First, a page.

A New Jersey mayor is fighting back against his own state, blaming bail laws for a major spike in car thefts. Some cases include brazen thieves going into suburban homes and driving away with families’ cars.
According to New Jersey State Police crime data, thousands of cars are stolen each year statewide. Officials say it is part of a car theft ring. Many vehicles end up in chop shops or even shipped overseas.
Now, the mayor of Middletown, New Jersey, has announced he is suing the state, blaming New Jersey’s bail reform policy for the spike in auto thefts. Mayor Tony Perry said the rise in crime is costing tax payers big money and their peace of mind. He’s asking for tougher sentences and charges that will help deter criminals.
“They eliminated cash bail. So in essence, our judicial system has become a customer service business, in all honesty,” said Mayor Perry.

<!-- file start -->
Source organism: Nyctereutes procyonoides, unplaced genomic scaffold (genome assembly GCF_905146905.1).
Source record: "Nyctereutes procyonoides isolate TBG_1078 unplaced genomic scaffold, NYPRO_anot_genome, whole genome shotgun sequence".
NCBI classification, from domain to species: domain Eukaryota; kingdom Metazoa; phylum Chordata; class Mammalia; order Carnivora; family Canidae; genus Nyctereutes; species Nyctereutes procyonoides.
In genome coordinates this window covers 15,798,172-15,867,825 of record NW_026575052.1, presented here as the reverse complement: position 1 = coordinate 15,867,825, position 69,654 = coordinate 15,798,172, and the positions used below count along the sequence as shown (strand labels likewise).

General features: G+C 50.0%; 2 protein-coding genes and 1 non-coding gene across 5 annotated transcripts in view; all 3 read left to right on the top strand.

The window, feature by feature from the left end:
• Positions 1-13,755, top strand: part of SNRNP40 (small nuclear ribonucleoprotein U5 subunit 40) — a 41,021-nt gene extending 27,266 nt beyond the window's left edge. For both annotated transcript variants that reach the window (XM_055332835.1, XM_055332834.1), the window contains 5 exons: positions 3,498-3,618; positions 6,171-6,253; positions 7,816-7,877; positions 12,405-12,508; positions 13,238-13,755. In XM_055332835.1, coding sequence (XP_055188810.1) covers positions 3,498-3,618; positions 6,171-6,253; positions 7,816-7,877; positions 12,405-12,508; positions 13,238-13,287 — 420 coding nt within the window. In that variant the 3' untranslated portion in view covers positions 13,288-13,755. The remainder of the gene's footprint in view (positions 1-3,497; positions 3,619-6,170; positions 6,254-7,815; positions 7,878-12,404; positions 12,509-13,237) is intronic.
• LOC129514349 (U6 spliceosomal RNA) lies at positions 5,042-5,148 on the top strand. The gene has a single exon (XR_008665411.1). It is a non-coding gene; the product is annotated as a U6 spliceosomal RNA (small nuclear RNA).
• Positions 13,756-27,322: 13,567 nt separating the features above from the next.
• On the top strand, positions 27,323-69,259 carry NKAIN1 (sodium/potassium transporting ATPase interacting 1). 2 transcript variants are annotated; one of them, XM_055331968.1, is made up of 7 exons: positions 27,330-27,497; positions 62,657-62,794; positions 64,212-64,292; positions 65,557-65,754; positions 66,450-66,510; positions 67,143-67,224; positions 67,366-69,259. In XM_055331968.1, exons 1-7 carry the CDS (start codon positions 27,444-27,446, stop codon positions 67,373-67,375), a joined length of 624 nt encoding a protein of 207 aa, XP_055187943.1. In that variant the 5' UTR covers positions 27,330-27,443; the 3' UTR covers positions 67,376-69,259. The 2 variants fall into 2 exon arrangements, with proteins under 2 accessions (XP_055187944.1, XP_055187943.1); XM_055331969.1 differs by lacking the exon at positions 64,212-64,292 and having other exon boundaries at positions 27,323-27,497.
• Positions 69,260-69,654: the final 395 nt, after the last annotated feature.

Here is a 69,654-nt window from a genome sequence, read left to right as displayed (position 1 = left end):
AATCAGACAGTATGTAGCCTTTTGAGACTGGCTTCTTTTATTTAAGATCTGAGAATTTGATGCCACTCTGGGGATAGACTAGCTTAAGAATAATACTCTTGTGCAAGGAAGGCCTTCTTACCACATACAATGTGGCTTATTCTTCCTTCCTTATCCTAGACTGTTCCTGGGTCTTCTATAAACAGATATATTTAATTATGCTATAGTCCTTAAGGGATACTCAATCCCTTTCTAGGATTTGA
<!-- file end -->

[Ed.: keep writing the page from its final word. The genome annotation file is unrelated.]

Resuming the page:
According to crime data from Monmouth County, there were less than 140 car thefts back in 2017. That is the same year New Jersey’s bail reform law was enacted. Fast-forward to last year, where the county reported more than 600 stolen cars. That is up more than 300% in a five-year period.
Local officials are asking federal authorities to investigate the car theft ring, as both sides of the aisle in the county are calling on the state to make changes to the policy that they believe is failing.
“Bail reform is to blame because we’ve created a culture. We’ve created a sense that when you do commit a crime, you could go years without ever seeing a trial,” Mayor Perry said.
The problem is becoming so big that New Jersey’s governor allocated $10 million to add automated license plate readers and more resources to curb the spike in car thefts.
A spokesperson for New Jersey Governor Phil Murphy shared the following statement with Fox News:
“This Administration has taken several steps to combat car theft in New Jersey over the past few years, which has resulted in a decrease in these crimes across our state. As the Governor mentioned in his 2023 State of the State Address, from September through December 2022, car thefts were down 13% from the same four months of 2021. The Governor will continue to work with his partners in the legislature to continue to drive these numbers down and create safer communities across our state.”